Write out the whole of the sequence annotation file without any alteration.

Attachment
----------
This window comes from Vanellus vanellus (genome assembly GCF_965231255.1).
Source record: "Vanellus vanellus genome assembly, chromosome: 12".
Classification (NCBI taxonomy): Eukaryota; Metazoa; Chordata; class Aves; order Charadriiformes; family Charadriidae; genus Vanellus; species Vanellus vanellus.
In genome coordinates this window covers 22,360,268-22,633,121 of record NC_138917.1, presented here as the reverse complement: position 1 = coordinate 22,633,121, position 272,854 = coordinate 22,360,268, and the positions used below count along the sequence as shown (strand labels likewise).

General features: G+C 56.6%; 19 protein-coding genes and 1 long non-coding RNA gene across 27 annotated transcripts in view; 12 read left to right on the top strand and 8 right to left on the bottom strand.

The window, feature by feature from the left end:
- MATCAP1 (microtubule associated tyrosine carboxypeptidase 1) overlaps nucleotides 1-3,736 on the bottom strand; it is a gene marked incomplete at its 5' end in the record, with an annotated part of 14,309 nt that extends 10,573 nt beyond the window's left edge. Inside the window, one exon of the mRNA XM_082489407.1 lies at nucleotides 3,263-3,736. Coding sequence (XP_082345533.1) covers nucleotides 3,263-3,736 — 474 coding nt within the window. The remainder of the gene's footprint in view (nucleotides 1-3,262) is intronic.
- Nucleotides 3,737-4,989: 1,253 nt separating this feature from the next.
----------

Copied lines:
This window comes from Vanellus vanellus (genome assembly GCF_965231255.1).
Source record: "Vanellus vanellus genome assembly, chromosome: 12".
Classification (NCBI taxonomy): Eukaryota; Metazoa; Chordata; class Aves; order Charadriiformes; family Charadriidae; genus Vanellus; species Vanellus vanellus.
In genome coordinates this window covers 22,360,268-22,633,121 of record NC_138917.1, presented here as the reverse complement: position 1 = coordinate 22,633,121, position 272,854 = coordinate 22,360,268, and the positions used below count along the sequence as shown (strand labels likewise).

General features: G+C 56.6%; 19 protein-coding genes and 1 long non-coding RNA gene across 27 annotated transcripts in view; 12 read left to right on the top strand and 8 right to left on the bottom strand.

The window, feature by feature from the left end:
- MATCAP1 (microtubule associated tyrosine carboxypeptidase 1) overlaps nucleotides 1-3,736 on the bottom strand; it is a gene marked incomplete at its 5' end in the record, with an annotated part of 14,309 nt that extends 10,573 nt beyond the window's left edge. Inside the window, one exon of the mRNA XM_082489407.1 lies at nucleotides 3,263-3,736. Coding sequence (XP_082345533.1) covers nucleotides 3,263-3,736 — 474 coding nt within the window. The remainder of the gene's footprint in view (nucleotides 1-3,262) is intronic.
- Nucleotides 3,737-4,989: 1,253 nt separating this feature from the next.